CSIRO Eureka Prize for Leadership in Innovation and Science

· Professor Michelle Haber AM, Children’s Cancer Institute and UNSW

Professor Michelle Haber is a global authority in childhood cancer research, setting the agenda for this field in Australia. She is the driving force behind Zero Childhood Cancer, a world-leading initiative that unites researchers and clinicians from every child cancer research and clinical care facility nationwide.

· Professor Thomas Maschmeyer, University of Sydney

Professor Thomas Maschmeyer is a world leader in the chemistry of catalysis. He aims to generate and translate new knowledge into commercial solutions as part of his vision for a more sustainable world. His discoveries allow widespread use of renewables and recyclables in the chemical, material and energy spaces. His discoveries have resulted in 23 patents and the foundation of four companies.

· Professor Andrew Pitman, ARC Centre of Excellence for Climate Extremes, UNSW

Professor Pitman transformed how Australian climate science thinks and works – moving from competitive silos to a collaborative community focused on national and global outcomes.

Over the past 15 years he has demonstrated visionary leadership in the field of climate science. By bringing together and maintaining a consortium of leading universities and institutions, he has transformed the scale and impact of Australian climate science research.

University of Technology Sydney Eureka Prize for Outstanding Mentor of Young Researchers

· Professor Nalini Joshi AO, University of Sydney

Professor Nalini Joshi has been instrumental in training and mentoring dozens of individual researchers and countless others through the broader mechanisms that she has established. A strong advocate for gender equality, her influential actions have transformed the research landscape and supported young female scientists across Australia. Nalini was an initiator of Science in Australia Gender Equity (SAGE) which is transforming the research landscape by increasing the encouragement, support and retention of female researchers in STEMM.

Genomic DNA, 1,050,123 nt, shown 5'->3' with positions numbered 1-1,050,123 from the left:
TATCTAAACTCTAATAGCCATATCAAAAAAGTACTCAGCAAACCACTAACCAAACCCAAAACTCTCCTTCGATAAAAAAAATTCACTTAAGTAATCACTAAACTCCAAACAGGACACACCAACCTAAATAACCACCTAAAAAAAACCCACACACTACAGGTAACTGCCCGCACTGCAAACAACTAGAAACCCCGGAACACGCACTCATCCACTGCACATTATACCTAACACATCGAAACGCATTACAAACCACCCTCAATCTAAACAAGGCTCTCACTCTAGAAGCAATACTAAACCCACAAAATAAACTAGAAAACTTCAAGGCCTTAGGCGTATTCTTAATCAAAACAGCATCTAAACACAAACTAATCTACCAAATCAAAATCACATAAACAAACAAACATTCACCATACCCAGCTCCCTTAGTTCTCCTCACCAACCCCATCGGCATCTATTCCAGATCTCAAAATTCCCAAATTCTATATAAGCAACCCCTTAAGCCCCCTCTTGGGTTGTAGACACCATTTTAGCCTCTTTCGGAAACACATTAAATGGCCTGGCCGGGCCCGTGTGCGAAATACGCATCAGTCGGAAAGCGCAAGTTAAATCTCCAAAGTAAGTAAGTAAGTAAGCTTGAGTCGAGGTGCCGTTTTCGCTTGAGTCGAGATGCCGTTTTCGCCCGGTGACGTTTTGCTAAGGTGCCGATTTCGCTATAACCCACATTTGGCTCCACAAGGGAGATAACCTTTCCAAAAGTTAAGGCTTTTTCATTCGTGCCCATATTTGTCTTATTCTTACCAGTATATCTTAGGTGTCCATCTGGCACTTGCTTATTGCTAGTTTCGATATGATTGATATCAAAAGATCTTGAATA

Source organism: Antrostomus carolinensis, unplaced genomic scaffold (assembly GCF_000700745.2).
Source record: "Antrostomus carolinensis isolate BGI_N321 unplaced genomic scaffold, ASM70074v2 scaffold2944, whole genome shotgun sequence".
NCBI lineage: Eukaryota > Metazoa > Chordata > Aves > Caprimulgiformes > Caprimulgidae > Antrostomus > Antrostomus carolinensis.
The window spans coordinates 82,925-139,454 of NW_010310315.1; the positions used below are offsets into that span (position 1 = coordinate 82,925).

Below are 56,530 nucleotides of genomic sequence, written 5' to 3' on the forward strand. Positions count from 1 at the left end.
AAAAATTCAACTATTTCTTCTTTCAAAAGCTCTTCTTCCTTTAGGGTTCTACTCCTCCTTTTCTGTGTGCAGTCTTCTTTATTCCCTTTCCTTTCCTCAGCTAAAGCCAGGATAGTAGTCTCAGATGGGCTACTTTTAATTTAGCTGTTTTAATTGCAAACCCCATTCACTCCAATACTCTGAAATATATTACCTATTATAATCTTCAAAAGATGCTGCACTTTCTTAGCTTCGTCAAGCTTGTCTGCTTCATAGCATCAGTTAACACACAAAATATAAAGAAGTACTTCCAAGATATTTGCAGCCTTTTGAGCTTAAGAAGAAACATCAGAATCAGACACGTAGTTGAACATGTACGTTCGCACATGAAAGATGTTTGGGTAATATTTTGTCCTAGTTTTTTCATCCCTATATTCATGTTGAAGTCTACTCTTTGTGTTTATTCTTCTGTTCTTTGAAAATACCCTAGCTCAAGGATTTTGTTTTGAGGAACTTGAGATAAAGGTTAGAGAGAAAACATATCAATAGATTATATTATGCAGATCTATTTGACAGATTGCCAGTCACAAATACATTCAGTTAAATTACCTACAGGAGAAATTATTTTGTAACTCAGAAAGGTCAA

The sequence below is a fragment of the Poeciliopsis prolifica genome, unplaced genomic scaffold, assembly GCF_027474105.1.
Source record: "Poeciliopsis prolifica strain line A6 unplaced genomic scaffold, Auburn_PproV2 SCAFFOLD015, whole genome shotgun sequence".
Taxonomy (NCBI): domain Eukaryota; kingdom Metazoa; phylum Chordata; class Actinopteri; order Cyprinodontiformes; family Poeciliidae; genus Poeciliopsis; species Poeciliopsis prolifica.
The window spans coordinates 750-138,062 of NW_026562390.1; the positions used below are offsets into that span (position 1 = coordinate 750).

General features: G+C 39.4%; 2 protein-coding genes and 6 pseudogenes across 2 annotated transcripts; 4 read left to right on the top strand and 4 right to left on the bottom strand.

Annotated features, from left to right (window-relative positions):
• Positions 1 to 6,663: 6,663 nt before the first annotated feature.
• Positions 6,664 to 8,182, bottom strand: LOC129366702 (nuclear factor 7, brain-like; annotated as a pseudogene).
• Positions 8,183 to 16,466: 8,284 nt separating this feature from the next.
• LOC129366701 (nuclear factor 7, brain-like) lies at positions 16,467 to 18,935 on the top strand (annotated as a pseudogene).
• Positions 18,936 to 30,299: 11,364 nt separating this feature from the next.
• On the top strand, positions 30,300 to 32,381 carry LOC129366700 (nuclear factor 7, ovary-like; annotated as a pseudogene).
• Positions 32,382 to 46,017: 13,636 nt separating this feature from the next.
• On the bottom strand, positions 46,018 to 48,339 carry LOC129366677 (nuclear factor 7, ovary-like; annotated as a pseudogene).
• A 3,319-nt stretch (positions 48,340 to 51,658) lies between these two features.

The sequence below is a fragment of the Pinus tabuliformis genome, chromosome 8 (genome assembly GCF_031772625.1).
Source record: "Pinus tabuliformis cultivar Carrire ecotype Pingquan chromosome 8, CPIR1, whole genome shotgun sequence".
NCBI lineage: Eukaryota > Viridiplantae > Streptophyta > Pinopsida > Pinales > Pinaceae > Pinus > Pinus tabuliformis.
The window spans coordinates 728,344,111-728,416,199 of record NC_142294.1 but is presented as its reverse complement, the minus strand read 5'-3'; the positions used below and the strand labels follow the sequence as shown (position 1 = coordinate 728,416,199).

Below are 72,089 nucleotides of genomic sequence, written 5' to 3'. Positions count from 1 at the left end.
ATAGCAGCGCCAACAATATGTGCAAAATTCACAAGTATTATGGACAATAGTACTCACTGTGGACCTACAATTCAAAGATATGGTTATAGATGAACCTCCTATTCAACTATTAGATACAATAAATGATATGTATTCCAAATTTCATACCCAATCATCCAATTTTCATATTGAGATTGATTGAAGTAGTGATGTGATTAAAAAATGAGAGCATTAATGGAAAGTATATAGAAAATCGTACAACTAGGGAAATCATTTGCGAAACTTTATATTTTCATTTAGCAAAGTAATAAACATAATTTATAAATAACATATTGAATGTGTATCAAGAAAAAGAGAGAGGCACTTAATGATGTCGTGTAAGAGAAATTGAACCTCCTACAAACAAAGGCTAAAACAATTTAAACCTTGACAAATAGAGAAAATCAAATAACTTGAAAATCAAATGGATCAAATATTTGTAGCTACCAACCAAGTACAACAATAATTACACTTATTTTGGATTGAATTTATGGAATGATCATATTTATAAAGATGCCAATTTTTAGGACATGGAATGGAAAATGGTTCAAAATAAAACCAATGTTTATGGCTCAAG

· Dr Barry Pogson, Australian National University

Dr Barry Pogson’s vision is to create a nexus of researchers, industry leaders and policy makers that collectively shape agriculture for the benefit of global food security. Using a dynamic and sustainable multi-tiered mentoring approach, he has a profound impact on the personal development, career prospects and learning experiences of students at all tertiary levels.

· Professor Neil Saintilan, Macquarie University

Professor Neil Saintilan is a committed mentor for young scientists at the boundary of scientific research and government policy. As both an academic and government science leader, his mentoring helps young researchers solve pressing environmental issues by building a more effective interface between science, policy and management.